Talking Content Marketing – With Rebecca Allen
Talking Content Marketing gives a very warm welcome to Contently’s General Manager, UK and Europe, Rebecca Allen.
Contently is a content marketing company that provides brands and businesses with the technology, editorial talent, strategy and services to succeed at content marketing.
Rebecca stands for content that genuinely adds value, rather than the thinly veiled advertising or commoditised ‘content’ that crowds the space, and combining great storytelling with smart technology.
Six questions focused on what businesses need to look at when taking on board a strategic approach.
Lets do it…
The Contently ‘Content Methodology’ report noted the high amount of companies creating without a strategy, is this where the walls fall down for many businesses?
Yes, I’d say having a documented strategy for content marketing is crucial. This should cover the core areas of creation, distribution and measurement.
You need to be clear on what you are trying to achieve so that you can monitor progress and gauge success.
Creating content for the sake of creating content is not going to be helpful long term when you need to justify the investment and demonstrate ROI.
It will always be a moveable feast as you test and learn, but you need to start with a basic strategy in place to give you that direction.
The report highlights collaboration as a key action. Do businesses need to open up more and realise that we can’t do everything, but work with those with shared mindsets?
Absolutely. The vast majority of our clients have a mixture of in-house and external talent (through our network) creating content, and the management of the process is often a collaboration across internal and external personnel and across different teams and departments.
The collaboration process is ideal for testing and learning so that you can continually refine your process and output.
Do you believe that the only way for a content marketing approach to be adopted throughout a business is for board level to wholeheartedly buy in?
Yes. There needs to be complete buy-in at a senior management level for content marketing to form a key part of overall strategy, and in order to scale.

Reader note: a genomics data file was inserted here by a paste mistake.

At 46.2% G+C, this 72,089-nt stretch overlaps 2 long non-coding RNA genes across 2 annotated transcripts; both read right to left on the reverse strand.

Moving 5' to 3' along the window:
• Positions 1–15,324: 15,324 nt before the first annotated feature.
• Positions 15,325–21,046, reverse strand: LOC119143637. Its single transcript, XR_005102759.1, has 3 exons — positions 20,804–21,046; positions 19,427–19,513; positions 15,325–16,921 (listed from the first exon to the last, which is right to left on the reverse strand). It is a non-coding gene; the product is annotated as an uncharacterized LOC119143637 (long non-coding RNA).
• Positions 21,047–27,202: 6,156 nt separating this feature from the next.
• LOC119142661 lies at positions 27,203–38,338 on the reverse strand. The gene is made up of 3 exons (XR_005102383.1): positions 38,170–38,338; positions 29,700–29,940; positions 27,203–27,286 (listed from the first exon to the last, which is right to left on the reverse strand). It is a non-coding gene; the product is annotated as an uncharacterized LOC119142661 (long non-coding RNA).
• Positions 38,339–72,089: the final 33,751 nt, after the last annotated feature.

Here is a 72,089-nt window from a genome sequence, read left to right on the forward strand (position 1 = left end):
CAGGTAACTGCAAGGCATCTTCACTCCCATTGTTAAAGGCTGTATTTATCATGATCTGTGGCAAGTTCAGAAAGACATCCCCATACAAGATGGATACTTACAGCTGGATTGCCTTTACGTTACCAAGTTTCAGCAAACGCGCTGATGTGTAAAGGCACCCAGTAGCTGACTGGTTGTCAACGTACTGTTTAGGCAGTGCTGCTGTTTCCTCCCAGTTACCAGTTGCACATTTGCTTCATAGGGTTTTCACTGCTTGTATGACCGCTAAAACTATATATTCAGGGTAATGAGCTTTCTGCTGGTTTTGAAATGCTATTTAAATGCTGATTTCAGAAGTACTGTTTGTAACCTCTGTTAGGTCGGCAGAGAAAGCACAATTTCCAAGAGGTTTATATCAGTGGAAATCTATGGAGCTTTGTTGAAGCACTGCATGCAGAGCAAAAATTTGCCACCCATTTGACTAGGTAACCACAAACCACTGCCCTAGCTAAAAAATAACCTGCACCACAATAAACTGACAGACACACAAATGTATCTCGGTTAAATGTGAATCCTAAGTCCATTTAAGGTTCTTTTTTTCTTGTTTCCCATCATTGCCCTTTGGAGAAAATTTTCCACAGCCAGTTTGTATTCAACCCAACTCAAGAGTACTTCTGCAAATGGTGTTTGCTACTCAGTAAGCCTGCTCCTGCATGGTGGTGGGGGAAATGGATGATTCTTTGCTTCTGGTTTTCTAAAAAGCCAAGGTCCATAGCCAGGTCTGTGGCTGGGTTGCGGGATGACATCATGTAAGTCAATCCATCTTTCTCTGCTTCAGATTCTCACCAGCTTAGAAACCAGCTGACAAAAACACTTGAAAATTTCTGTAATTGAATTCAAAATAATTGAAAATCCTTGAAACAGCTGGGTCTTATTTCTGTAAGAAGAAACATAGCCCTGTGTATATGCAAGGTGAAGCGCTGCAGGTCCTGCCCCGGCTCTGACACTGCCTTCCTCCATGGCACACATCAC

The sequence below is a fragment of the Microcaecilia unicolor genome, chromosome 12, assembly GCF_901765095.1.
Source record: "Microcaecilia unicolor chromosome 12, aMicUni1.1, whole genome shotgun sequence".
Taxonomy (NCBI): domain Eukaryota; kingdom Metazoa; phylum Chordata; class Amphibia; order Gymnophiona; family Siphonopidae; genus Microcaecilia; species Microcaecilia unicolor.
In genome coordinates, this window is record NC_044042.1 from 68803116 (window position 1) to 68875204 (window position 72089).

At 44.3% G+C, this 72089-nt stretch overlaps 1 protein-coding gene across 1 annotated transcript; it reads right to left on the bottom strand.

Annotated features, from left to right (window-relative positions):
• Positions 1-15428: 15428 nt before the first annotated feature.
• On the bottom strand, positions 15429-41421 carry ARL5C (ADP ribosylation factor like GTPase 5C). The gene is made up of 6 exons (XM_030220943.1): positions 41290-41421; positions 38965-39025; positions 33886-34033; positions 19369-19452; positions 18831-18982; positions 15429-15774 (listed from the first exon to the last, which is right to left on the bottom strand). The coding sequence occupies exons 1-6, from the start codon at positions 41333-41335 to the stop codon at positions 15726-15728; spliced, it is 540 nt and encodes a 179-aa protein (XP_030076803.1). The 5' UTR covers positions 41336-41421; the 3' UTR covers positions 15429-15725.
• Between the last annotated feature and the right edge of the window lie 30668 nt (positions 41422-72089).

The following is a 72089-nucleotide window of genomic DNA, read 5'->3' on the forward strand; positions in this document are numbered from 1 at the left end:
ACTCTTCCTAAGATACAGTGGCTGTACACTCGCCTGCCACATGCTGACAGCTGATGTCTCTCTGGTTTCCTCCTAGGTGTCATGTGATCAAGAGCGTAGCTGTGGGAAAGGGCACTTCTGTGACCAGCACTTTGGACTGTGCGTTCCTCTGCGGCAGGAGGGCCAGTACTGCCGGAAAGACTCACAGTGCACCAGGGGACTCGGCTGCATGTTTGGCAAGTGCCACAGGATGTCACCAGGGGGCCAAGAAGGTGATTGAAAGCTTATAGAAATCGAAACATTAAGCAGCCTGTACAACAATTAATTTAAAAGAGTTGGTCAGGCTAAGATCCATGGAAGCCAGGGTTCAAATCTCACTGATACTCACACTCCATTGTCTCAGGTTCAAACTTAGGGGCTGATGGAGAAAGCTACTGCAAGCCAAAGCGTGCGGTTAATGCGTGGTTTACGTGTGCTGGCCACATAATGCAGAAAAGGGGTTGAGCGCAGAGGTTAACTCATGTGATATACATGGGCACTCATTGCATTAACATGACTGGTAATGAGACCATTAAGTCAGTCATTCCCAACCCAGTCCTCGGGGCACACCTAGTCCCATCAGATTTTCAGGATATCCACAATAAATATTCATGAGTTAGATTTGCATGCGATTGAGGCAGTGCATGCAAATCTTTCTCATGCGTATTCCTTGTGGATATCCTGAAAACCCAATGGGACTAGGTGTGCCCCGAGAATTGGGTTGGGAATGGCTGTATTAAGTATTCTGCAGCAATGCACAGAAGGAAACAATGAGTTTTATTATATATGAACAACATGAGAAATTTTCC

The most successful clients we see are those who make content central to the culture of the organisation, using it effectively at every level.
From the UK, which brands are getting it right?
Despite the common assumption that the US is years ahead of the UK when it comes to content marketing, I actually think the UK has some of the most sophisticated content marketers who are leaders in their field.
One example is JLL, the commercial real estate firm, who have created a site ‘Real Views’, which explores the wider issues affecting the real estate industry on a global basis. (Full disclosure, they are a client).
They very much have a newsroom approach, producing a regular stream of content that includes articles, videos and infographics, and compete with media in terms of industry insight.
Another great example is Barclaycard, who largely take both an educative and entertaining approach to content with initiatives from how-to guides to digital technology for both children and adults, to videos featuring comedian Jason Manford with tips on shopping abroad. There is some really innovative content marketing happening in the B2B space – Eventbrite and Moo.com (Full disclosure, Moo.com is a client) are both great examples.
If a company reads this and says, ‘we are in, Rebecca talks sense’ where should they start on their own content marketing journey?
As above, it’s really important to set out with a documented strategy that is clear about what business objectives you are trying to achieve.
As part of that strategy you need to put together a content plan that outlines what content you will produce and how often, including what formats and estimated lengths. I would start small at first, making sure you have the bandwidth to create content on a regular basis.
I’d also make sure you have someone who is responsible for executing on the strategy, who can manage the process and oversee the output. This person could be internal, particularly if they have an editorial background, or could be a freelance Managing Editor.
In a short period of time what have been your successes for the UK/European arm for Contently?
We have been making great progress in the same sector that is our largest in the US which is financial services.
It makes sense as it’s an industry that has a large requirement for ongoing engaging content in order to inform and build trust, and also the need for reliable technology to manage process including compliance. Aberdeen Asset Management was an early adopter out here before we even had the London office.
We are also seeing success with travel brands who have an appetite to create interesting content at scale that gives them standout, such as Expedia. Then some great brands in other sectors and across different markets – from the language company Babbel in Germany, ENI the Italian energy giant, and HP across Europe. With all of the talent now in place across the main markets, we can now service clients across the UK and Europe which is extremely exciting.
Huge thanks to Rebecca for adding her views to the Talking Content Marketing project. For more from Rebecca’s side of the tracks:
Rebecca on Twitter: click here
Contently: click here